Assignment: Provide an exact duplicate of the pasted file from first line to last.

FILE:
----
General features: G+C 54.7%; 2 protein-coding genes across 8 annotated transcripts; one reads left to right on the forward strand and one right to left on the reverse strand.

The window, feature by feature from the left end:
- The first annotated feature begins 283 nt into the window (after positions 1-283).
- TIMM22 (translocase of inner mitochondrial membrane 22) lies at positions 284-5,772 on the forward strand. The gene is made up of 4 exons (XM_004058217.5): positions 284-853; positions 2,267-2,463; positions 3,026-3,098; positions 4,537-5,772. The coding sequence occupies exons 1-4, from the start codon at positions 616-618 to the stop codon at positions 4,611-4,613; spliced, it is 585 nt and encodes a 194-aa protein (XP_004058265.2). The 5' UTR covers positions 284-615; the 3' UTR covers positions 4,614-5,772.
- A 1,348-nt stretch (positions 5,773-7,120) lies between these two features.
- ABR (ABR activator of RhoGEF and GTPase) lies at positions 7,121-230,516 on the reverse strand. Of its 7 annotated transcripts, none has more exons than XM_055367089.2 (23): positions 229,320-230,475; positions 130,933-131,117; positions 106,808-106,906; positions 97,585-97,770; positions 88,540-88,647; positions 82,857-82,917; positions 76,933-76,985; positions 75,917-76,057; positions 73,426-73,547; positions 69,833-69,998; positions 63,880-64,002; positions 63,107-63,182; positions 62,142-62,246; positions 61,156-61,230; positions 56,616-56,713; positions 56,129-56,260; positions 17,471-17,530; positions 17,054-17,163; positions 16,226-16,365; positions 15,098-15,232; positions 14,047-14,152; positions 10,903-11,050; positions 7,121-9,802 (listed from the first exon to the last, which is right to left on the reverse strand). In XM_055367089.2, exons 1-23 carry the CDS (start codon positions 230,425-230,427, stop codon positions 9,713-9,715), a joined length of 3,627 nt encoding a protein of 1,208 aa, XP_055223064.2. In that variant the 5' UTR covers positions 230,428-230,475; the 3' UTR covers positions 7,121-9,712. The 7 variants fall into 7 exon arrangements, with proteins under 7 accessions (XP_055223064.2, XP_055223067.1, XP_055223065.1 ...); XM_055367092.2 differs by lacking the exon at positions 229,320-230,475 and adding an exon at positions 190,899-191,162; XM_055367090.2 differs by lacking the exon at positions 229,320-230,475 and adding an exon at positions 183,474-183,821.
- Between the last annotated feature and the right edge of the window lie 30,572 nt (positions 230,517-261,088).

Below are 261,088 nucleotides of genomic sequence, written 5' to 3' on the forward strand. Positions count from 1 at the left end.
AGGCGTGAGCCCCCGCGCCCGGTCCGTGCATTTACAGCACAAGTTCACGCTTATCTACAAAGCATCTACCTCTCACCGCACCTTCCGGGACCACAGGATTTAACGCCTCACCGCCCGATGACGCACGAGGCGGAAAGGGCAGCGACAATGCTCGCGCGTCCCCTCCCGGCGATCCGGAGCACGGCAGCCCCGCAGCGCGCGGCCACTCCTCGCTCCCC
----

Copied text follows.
General features: G+C 54.7%; 2 protein-coding genes across 8 annotated transcripts; one reads left to right on the forward strand and one right to left on the reverse strand.

The window, feature by feature from the left end:
- The first annotated feature begins 283 nt into the window (after positions 1-283).
- TIMM22 (translocase of inner mitochondrial membrane 22) lies at positions 284-5,772 on the forward strand. The gene is made up of 4 exons (XM_004058217.5): positions 284-853; positions 2,267-2,463; positions 3,026-3,098; positions 4,537-5,772. The coding sequence occupies exons 1-4, from the start codon at positions 616-618 to the stop codon at positions 4,611-4,613; spliced, it is 585 nt and encodes a 194-aa protein (XP_004058265.2). The 5' UTR covers positions 284-615; the 3' UTR covers positions 4,614-5,772.
- A 1,348-nt stretch (positions 5,773-7,120) lies between these two features.
- ABR (ABR activator of RhoGEF and GTPase) lies at positions 7,121-230,516 on the reverse strand. Of its 7 annotated transcripts, none has more exons than XM_055367089.2 (23): positions 229,320-230,475; positions 130,933-131,117; positions 106,808-106,906; positions 97,585-97,770; positions 88,540-88,647; positions 82,857-82,917; positions 76,933-76,985; positions 75,917-76,057; positions 73,426-73,547; positions 69,833-69,998; positions 63,880-64,002; positions 63,107-63,182; positions 62,142-62,246; positions 61,156-61,230; positions 56,616-56,713; positions 56,129-56,260; positions 17,471-17,530; positions 17,054-17,163; positions 16,226-16,365; positions 15,098-15,232; positions 14,047-14,152; positions 10,903-11,050; positions 7,121-9,802 (listed from the first exon to the last, which is right to left on the reverse strand). In XM_055367089.2, exons 1-23 carry the CDS (start codon positions 230,425-230,427, stop codon positions 9,713-9,715), a joined length of 3,627 nt encoding a protein of 1,208 aa, XP_055223064.2. In that variant the 5' UTR covers positions 230,428-230,475; the 3' UTR covers positions 7,121-9,712. The 7 variants fall into 7 exon arrangements, with proteins under 7 accessions (XP_055223064.2, XP_055223067.1, XP_055223065.1 ...); XM_055367092.2 differs by lacking the exon at positions 229,320-230,475 and adding an exon at positions 190,899-191,162; XM_055367090.2 differs by lacking the exon at positions 229,320-230,475 and adding an exon at positions 183,474-183,821.
- Between the last annotated feature and the right edge of the window lie 30,572 nt (positions 230,517-261,088).

Below are 261,088 nucleotides of genomic sequence, written 5' to 3' on the forward strand. Positions count from 1 at the left end.
AGGCGTGAGCCCCCGCGCCCGGTCCGTGCATTTACAGCACAAGTTCACGCTTATCTACAAAGCATCTACCTCTCACCGCACCTTCCGGGACCACAGGATTTAACGCCTCACCGCCCGATGACGCACGAGGCGGAAAGGGCAGCGACAATGCTCGCGCGTCCCCTCCCGGCGATCCGGAGCACGGCAGCCCCGCAGCGCGCGGCCACTCCTCGCTCCCC